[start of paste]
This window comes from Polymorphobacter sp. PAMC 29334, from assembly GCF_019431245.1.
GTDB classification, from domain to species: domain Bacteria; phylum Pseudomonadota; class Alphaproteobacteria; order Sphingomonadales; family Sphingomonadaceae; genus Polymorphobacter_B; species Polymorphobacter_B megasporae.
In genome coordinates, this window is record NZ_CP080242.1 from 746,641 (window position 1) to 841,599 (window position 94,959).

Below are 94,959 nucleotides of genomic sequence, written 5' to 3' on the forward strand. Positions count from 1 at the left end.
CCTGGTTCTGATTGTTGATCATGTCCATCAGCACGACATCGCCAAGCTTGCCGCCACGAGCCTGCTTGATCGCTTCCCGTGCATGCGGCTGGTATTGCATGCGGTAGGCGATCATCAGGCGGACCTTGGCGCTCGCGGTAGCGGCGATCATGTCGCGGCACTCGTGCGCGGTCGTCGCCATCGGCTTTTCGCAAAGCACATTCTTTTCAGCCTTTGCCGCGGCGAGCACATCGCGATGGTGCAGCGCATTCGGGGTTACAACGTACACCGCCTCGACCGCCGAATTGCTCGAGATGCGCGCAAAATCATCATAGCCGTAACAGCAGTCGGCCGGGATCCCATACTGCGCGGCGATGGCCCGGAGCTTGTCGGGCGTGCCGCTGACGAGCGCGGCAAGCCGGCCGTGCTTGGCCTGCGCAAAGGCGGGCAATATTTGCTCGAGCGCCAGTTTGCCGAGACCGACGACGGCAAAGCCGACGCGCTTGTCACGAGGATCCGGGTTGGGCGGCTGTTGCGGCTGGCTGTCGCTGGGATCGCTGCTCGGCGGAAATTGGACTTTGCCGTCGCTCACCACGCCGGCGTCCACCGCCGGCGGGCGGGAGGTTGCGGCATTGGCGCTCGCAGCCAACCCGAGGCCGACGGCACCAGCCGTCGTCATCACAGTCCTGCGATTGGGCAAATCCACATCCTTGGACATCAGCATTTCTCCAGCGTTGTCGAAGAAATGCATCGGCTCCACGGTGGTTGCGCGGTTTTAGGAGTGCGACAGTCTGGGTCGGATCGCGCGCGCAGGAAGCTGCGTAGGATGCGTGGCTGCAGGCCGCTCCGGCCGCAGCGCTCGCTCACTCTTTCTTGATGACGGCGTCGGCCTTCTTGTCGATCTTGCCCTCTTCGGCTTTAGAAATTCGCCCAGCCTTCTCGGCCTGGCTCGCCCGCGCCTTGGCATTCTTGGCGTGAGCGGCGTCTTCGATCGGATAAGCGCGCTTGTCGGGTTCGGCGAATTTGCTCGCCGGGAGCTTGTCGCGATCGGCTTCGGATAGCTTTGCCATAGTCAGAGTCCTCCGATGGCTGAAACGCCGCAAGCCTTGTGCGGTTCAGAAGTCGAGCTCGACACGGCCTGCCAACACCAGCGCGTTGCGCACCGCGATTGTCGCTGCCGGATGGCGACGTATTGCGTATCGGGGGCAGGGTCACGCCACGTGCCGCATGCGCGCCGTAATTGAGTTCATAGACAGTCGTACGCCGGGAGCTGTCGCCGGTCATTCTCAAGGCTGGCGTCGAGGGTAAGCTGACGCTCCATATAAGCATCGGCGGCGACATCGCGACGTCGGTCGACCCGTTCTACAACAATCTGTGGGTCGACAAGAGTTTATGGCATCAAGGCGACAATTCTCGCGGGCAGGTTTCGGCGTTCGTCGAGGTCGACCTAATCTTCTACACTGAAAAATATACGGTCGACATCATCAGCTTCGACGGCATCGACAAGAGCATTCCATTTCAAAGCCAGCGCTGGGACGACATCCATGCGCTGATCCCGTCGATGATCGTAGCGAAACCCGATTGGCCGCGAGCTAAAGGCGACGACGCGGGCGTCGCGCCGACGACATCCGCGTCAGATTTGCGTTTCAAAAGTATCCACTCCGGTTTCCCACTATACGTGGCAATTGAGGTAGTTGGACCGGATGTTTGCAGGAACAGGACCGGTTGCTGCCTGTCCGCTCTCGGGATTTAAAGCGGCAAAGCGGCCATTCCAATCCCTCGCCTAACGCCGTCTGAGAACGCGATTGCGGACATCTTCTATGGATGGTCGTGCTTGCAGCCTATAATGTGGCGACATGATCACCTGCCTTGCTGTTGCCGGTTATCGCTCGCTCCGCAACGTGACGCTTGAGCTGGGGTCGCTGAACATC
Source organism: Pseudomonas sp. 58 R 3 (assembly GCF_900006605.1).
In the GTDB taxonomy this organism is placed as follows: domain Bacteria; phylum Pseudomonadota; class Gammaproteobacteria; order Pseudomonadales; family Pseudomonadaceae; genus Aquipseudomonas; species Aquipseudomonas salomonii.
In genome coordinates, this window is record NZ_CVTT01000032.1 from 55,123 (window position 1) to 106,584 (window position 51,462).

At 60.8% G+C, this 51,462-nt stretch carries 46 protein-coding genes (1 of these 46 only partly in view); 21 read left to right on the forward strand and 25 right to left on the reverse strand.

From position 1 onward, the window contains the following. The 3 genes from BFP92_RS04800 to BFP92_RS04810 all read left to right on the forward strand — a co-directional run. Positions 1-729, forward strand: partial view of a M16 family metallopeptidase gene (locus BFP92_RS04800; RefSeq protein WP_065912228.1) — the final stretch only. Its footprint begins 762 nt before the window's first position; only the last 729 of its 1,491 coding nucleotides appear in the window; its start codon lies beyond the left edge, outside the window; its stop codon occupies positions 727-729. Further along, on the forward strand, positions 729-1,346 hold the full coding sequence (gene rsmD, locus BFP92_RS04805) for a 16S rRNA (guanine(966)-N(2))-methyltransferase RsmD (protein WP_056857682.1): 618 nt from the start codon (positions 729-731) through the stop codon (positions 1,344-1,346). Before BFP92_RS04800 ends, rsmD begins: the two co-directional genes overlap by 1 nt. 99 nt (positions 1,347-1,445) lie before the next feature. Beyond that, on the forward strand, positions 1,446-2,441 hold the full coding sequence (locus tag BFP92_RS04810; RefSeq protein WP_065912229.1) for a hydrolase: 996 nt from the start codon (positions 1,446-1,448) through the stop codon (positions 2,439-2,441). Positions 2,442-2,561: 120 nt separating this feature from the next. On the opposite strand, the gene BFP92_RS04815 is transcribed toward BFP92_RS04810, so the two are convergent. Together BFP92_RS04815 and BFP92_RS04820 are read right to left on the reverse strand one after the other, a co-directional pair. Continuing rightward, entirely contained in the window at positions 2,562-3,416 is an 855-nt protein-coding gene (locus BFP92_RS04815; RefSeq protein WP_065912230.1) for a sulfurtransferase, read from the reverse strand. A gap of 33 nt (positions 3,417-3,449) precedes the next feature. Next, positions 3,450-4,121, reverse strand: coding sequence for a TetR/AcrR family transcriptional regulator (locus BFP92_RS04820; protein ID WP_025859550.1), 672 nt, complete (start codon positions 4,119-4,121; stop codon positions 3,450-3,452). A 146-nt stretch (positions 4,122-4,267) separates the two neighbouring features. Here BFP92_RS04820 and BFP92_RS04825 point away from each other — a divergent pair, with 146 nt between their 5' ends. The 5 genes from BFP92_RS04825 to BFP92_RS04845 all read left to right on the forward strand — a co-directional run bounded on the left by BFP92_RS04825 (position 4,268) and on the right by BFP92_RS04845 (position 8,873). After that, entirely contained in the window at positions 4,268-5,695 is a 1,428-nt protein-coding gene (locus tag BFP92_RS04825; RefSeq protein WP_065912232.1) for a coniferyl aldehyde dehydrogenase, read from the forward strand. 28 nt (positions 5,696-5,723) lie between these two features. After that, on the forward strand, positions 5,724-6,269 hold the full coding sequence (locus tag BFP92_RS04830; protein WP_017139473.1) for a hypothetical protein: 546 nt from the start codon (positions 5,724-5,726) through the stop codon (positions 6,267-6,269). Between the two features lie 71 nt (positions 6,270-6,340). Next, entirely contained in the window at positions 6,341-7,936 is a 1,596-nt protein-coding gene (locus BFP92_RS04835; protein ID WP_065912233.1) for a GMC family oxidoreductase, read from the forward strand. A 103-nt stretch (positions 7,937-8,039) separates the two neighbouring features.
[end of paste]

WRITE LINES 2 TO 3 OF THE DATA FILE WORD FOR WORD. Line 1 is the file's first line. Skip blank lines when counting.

GTDB classification, from domain to species: domain Bacteria; phylum Pseudomonadota; class Alphaproteobacteria; order Sphingomonadales; family Sphingomonadaceae; genus Polymorphobacter_B; species Polymorphobacter_B megasporae.
In genome coordinates, this window is record NZ_CP080242.1 from 746,641 (window position 1) to 841,599 (window position 94,959).